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"...Why have the genuine ‘Jeez Louise! Freak out everybody!’ option slap-bang next to one the harmless ‘Test the brown alert’ option?..."

Dear NWV:

Mahalo for your input because I think that 'smart' is dangerous! Let me explain.

I happened to be listening to the news when the report came in with 'more information' to follow. The first full report I read was on the BBC website only learning later about the '38 minutes' and still later that the message went out twice.

The first thing that came to my mind was "Fail Safe", a cold war thriller in which a fully nuclear-loaded bomber wing is scrambled for a drill, but a technical glitch instructs the captain to execute the fail-safe protocol and bomb Moscow.

As noted and (sticking to the relevant), this would have been a market disaster. In a nutshell, 'index funds' are so over promoted and so over-invested that I believe a Carte Blanche sell instruction, whether or not it came from a person, would have triggered algorithms to unwind which in turn would have triggered further unwinds trigging other automated algorithms stopping at the first trading halt in less than a minute. Keep in mind that many assets are trading futures globally, most likely without a person at a trading desk (during their non-trading hours).

We've seen that happen for no reason. Imagine if there was a reason. It would have taken days to "rewind".

There's a far, far, far more important point for Fools to discuss: Current technology is just so overrated it has become dangerous. In fact, I'm calling out AI as it is now as over-hyped bullship. One example: when I retired in 2013 I let my auto lease expire and didn't bother with another car until just recently. What I did notice as a passenger, was that people blindly follow their smart device's navigation instruction even when it takes the driver all over creation to just go a few miles in their own neighbourhood! And no one even notices. I've been dumbfounded laughing a bunch of times when there was an easier route which the driver should have known.

I'm wondering if the warning wasn't a 'fat fingers event'. Did the operator of that warning system become so trusting of technology both at work and in personal life so that even if, even if, that person actually noticed something was wrong, saw something was wrong, realized something was wrong, the reflex was to trust the machine and 'send' anyway, twice!

Apple may have been the first to notice this although not admit it in its study of kids becoming addicted to smart devices. May it be that kids are not becoming simply addicted, but inadvertently being trained to trust their devices above their own better judgement? Trust statistically disseminated top line media information over the obvious? Be nudged into believing what they like and dislike?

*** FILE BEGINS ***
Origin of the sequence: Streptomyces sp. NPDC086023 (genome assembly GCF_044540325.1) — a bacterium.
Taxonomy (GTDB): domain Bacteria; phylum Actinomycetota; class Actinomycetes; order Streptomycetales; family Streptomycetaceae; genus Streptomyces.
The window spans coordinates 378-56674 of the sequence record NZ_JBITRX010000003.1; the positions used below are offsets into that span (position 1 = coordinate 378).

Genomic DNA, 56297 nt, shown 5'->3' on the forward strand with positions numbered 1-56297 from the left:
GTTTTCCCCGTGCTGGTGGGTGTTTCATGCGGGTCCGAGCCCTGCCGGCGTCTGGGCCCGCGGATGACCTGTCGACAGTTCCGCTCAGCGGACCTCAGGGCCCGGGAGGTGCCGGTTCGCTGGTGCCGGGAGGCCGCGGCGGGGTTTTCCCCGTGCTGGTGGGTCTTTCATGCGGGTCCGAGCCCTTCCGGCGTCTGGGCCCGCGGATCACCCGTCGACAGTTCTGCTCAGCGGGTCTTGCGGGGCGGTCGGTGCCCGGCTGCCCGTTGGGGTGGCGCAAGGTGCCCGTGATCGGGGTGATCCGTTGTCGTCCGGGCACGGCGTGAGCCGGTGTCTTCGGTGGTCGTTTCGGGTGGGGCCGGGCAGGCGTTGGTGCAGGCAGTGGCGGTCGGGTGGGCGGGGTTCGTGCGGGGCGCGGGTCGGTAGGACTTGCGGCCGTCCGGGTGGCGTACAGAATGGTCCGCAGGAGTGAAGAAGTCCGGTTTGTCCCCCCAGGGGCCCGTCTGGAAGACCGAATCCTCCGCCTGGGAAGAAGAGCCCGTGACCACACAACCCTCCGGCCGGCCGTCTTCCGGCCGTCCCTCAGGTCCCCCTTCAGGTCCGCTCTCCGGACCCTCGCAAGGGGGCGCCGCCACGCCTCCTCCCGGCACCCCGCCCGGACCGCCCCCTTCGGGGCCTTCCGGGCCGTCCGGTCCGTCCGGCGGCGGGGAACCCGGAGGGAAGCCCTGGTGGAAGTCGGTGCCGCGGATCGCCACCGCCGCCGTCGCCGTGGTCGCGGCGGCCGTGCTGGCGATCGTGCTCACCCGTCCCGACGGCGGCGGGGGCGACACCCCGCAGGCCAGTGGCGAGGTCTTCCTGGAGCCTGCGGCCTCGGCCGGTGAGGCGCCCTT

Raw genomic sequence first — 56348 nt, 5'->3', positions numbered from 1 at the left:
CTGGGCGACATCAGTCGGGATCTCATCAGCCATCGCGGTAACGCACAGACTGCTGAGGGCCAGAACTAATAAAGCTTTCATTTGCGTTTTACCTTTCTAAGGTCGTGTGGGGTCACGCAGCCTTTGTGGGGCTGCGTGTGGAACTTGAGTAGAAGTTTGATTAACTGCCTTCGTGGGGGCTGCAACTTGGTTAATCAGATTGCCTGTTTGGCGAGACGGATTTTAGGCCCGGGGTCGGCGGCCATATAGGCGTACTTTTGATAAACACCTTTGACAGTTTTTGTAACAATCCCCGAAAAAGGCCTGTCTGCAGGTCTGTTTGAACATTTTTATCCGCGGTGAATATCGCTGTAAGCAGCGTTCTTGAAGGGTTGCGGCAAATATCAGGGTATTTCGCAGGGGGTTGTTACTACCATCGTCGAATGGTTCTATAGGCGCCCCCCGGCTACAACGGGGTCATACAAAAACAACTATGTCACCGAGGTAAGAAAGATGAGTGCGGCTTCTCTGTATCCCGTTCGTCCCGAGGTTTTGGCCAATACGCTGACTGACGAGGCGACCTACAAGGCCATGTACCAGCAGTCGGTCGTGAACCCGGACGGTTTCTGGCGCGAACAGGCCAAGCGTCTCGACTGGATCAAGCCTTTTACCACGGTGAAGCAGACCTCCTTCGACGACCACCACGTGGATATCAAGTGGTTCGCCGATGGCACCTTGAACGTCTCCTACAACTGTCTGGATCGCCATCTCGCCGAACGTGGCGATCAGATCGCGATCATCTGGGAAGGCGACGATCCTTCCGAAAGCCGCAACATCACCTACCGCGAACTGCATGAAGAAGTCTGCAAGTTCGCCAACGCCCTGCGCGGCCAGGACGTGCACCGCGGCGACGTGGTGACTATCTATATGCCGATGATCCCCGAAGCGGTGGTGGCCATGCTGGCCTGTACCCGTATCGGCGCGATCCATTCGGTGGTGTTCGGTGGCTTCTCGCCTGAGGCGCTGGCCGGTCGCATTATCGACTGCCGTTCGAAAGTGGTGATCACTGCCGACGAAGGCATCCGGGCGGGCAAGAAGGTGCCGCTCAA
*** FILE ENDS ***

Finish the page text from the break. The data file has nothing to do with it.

Now let me emphatically say that I don't think it's some kind of devious big corporate conspiracy. What am I saying is that society is surrendering its ability to think for itself in lieu of what is essentially metadata peer pressure. Perhaps even inadvertent hypnosis?

It seems that everything is advertised as smart, or being advertised along with a staged scene involving smart devices for app gratification. The smart device has become ubiquitous in every aspect of everyday life! We're hammered from every corner of our lives with 'smart' or 'digital' or 'AI' or 'driverless' or 'digital currency' hocus pocus.

Why was the Hawaiian system's interface so poorly designed? I think because of a mad rush to automate everything. But is it really smart to connect everything and then let a dumb statistic crunching machine make a decision which in large enough numbers significantly affects the next decision for some other smart device and some other person? Are we as a technological society taking ourselves down the right path or are we blindly leading ourselves down the wrong path. In other words, is a smart tail wagging a dumb dog?

Well, I can go on. It's something that as, the very least, investors need to be aware of instead of acting like, well, like lemmings.

However, there are pockets digital free entertainment. For example, I do find a particular long-running zombie apocalypse TV series as incredibly refreshing. There are no smart devices. At best they use hand-held short range radios. So these survivors must actually confront and solve their problems on their own; 45 minutes of TV salvation!

I'm confident that a misplaced message sent by accident will not trigger a zombie apocalypse. However, I don't feel the same about a misplaced message accidentally triggering a nuclear war or at least a market debacle.

Your hands free Fool,
FM
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